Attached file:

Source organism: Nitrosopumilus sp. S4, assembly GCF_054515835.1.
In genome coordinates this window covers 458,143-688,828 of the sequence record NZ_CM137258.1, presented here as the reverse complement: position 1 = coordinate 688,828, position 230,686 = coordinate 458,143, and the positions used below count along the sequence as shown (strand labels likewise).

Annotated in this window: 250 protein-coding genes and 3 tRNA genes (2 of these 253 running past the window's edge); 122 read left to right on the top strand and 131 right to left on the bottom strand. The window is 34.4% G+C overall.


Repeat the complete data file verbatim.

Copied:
Source organism: Nitrosopumilus sp. S4, assembly GCF_054515835.1.
In genome coordinates this window covers 458,143-688,828 of the sequence record NZ_CM137258.1, presented here as the reverse complement: position 1 = coordinate 688,828, position 230,686 = coordinate 458,143, and the positions used below count along the sequence as shown (strand labels likewise).

Annotated in this window: 250 protein-coding genes and 3 tRNA genes (2 of these 253 running past the window's edge); 122 read left to right on the top strand and 131 right to left on the bottom strand. The window is 34.4% G+C overall.